Every Sikh is under an obligation and is required to submit himself to the order of the Khalsa.Khalsa is an important ritual to be followed in a Sikhs life before ones death. This can happen at any age and anytime they feel ready to fulfill their religious duties without fail. This is a pledge to remain under control, governess of the Ultimate reality. Amritdhari is the honour of being a member of the Panth (a disciplined force of the God).Amrit is prepared by dissolving sugar crystals (Patashas-sugar plums) in water and stirred by Panj Pyaras with two edged Khanda to the accompaniment of scriptural recitation of five sacred Banis. Amrit is supposed to confer eternal life on the neophytes. Any person, who undertakes Amrit, is blessed with Naam Daan, humility, sweet nature and dedication to the service of mankind irrespective of caste, color and creed. Amrit turns pacificists into saint-soldiers and prepares them to die for a righteous cause and seek unity with Almighty Lord.
Some people are of the view that initiation may be administered to a boy or girl when he or she reaches an intelligent age. The ceremony ends with the eating of the ceremonial karah parshad. Parshad is a sweet tasting food which has been blessed. It is made from semolina, sugar and ghee. Historically speaking, Amrit is Nectar or holy water used to initiate the Sikhs into the order of Khalsa Brotherhood. It is cognate to ambrosia which means water of immortality. It is the elixir of life which bestows immortality. It brings the dead to life and makes human beings immortal. One who performs this external gesture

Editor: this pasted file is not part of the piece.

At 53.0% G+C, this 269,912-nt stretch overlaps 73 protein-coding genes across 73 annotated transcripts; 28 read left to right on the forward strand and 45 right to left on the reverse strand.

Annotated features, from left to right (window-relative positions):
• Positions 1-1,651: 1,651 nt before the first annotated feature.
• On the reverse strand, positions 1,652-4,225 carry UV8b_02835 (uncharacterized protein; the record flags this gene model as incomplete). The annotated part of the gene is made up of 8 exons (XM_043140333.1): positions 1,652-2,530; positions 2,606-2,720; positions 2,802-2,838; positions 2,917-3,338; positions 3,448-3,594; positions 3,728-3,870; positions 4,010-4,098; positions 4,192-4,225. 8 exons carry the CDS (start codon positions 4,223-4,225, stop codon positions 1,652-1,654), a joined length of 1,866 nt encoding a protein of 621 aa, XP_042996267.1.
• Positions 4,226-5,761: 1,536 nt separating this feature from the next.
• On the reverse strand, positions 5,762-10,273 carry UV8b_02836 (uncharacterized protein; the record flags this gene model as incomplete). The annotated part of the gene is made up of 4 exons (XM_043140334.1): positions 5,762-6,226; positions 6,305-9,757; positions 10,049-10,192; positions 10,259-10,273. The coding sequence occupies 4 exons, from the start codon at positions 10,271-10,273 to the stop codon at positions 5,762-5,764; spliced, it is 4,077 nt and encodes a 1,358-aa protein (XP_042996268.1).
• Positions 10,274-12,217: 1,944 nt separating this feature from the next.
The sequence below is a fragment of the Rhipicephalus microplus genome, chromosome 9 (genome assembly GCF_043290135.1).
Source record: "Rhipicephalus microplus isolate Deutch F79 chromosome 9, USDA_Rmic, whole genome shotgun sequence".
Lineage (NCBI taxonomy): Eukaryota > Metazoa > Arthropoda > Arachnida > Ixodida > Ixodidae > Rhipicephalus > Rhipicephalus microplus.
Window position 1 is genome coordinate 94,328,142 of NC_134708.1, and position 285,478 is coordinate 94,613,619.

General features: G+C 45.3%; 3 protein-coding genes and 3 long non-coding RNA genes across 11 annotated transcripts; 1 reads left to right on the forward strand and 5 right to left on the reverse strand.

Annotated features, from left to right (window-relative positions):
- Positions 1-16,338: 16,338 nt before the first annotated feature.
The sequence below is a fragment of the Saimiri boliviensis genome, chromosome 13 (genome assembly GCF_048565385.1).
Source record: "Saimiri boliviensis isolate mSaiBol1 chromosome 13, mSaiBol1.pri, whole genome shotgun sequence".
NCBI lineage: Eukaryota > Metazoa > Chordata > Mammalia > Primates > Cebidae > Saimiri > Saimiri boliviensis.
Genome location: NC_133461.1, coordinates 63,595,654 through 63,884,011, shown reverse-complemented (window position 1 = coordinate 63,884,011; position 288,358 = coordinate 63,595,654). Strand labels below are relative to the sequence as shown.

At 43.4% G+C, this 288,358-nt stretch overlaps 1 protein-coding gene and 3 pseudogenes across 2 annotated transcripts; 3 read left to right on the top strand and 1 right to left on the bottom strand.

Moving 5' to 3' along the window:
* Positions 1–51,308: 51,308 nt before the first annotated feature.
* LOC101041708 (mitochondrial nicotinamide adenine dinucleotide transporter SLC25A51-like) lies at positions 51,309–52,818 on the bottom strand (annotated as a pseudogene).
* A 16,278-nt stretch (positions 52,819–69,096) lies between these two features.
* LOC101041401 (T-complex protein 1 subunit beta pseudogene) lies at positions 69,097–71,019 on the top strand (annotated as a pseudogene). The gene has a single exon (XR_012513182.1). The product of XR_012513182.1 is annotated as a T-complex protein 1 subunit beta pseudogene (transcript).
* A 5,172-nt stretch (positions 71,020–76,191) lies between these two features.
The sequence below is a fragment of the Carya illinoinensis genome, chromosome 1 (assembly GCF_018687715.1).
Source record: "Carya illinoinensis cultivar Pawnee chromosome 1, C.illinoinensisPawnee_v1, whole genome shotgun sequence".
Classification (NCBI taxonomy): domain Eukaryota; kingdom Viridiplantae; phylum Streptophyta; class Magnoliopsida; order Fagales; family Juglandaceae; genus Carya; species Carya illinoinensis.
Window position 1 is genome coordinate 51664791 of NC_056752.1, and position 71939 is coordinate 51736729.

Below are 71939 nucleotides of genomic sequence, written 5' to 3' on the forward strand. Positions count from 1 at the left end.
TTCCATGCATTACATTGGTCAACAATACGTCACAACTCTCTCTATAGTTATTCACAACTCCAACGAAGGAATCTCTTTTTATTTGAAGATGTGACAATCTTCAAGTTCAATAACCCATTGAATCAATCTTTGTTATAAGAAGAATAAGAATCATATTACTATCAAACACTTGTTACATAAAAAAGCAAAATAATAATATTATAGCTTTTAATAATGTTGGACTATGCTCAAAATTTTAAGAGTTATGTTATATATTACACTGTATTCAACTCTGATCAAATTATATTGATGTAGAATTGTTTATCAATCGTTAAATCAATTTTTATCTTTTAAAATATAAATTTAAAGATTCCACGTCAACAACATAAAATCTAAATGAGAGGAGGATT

without inner commitment to the ideas being expressed under philosophy of Amrit, is performing ritual. Without practice of the teachings in life and without cleaning inside and outside, such like initiation will be termed as ritualism. The Amrit Sanskar ritual is not external. The cleansing of the soul can only be done internally by the subject himself.
Nam Karan, Naming of a Child
As soon as the mother and child are able to travel, the family visits the Gurdwara. There they recite joyful hymns from the Guru Granth Sahib to celebrate the birth of the new child. Karah Prashad (sacred pudding) is prepared by the family. Amrit (sweet water) is also prepared and given to the infant as well as the mother. The name is chosen by taking the Hukam, the granthi randomly opens Sri Guru Granth Sahib to any page and reads the hymn on that page. The first letter of the first word of the hymn is chosen. The child's name is than chosen beginning with that letter and is announced to the congregation. Naming is a very important ceremony in any religion because it is with ones name we call them till their death.
In Sikhism death is considered a natural process and God's will. Any public displays of grief at the funeral such as